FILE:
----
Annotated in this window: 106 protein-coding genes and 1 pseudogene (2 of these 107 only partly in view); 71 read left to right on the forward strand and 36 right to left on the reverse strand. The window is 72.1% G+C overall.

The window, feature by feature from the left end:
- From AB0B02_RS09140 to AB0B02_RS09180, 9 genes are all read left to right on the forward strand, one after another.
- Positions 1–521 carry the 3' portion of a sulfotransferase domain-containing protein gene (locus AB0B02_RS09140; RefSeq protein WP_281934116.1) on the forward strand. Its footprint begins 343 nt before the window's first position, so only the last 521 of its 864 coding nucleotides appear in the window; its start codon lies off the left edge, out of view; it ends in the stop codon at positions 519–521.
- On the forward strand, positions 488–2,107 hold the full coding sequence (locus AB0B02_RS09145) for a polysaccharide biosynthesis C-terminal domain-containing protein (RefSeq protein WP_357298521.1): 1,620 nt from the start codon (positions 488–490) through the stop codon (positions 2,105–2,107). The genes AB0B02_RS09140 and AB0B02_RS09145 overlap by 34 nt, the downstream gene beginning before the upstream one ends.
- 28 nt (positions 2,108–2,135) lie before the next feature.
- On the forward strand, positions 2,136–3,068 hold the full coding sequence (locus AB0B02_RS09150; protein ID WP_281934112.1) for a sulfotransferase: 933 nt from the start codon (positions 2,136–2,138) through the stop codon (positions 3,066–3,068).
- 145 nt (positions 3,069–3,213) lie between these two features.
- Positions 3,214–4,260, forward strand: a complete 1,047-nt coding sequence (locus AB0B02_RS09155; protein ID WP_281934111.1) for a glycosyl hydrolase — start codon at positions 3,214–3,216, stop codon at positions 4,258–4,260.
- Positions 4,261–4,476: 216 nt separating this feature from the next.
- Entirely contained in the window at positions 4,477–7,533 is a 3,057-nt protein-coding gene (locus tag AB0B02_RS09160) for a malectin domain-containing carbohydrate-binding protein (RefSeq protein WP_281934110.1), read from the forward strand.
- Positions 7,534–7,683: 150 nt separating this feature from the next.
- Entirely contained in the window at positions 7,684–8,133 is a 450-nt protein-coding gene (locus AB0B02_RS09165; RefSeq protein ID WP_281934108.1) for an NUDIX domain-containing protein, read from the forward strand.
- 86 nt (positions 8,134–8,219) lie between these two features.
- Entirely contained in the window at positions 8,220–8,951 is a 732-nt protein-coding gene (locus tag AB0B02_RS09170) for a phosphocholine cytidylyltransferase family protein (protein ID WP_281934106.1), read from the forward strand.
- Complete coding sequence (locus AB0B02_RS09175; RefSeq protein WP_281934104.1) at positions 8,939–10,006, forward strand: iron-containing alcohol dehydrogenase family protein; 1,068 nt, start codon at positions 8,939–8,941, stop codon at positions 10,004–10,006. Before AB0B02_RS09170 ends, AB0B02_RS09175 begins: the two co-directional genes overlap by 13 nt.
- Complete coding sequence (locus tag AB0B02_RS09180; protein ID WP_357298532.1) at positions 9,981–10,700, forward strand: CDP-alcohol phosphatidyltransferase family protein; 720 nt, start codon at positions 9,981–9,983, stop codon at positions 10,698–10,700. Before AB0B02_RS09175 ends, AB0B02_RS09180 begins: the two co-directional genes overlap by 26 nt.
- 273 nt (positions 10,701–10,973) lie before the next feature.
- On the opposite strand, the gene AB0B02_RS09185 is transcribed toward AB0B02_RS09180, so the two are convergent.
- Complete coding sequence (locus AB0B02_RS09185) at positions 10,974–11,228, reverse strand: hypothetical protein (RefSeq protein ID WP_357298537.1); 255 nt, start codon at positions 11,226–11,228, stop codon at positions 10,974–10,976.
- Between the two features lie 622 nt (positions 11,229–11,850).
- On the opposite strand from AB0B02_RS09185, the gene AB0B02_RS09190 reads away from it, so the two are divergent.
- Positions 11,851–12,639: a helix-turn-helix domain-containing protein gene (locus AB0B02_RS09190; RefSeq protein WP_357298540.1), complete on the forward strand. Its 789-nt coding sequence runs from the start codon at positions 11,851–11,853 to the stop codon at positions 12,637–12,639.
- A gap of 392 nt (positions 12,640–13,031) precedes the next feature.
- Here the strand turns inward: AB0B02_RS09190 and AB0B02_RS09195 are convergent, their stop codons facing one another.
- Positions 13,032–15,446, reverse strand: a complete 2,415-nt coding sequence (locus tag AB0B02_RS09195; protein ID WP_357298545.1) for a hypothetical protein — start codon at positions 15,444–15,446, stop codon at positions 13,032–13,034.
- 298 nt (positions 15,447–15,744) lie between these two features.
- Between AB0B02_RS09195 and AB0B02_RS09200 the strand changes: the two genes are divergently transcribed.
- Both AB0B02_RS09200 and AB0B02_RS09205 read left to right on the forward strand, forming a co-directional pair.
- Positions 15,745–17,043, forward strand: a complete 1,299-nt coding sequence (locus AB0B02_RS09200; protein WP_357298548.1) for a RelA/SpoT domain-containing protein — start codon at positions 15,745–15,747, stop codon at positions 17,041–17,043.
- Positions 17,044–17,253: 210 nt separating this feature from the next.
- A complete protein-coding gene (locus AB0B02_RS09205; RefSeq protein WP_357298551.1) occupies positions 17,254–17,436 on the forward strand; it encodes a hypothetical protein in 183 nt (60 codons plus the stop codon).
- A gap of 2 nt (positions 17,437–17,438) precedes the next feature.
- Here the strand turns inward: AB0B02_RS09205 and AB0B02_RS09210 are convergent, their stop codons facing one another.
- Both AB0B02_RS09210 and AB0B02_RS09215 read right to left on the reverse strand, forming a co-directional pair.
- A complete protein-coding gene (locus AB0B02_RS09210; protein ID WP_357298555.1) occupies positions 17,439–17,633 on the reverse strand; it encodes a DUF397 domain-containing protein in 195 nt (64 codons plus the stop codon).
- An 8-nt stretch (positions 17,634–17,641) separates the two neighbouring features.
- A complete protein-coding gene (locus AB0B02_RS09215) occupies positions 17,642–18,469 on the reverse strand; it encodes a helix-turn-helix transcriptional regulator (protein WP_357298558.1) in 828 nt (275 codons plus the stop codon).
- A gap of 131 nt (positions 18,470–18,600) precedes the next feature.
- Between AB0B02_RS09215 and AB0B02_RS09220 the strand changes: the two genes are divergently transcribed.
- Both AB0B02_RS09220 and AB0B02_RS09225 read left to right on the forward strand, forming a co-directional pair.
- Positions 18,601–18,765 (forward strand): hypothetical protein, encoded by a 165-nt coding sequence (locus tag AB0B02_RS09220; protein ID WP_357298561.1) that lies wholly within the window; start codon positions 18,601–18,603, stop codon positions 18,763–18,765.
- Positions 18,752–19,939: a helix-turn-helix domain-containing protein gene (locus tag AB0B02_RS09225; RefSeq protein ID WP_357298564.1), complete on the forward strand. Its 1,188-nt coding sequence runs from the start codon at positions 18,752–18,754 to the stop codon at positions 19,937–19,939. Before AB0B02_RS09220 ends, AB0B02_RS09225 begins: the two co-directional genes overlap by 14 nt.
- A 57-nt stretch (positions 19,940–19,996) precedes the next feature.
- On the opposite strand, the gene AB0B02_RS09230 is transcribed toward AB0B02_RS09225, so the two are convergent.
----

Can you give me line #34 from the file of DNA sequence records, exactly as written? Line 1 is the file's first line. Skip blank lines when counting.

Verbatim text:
- Here the strand turns inward: AB0B02_RS09205 and AB0B02_RS09210 are convergent, their stop codons facing one another.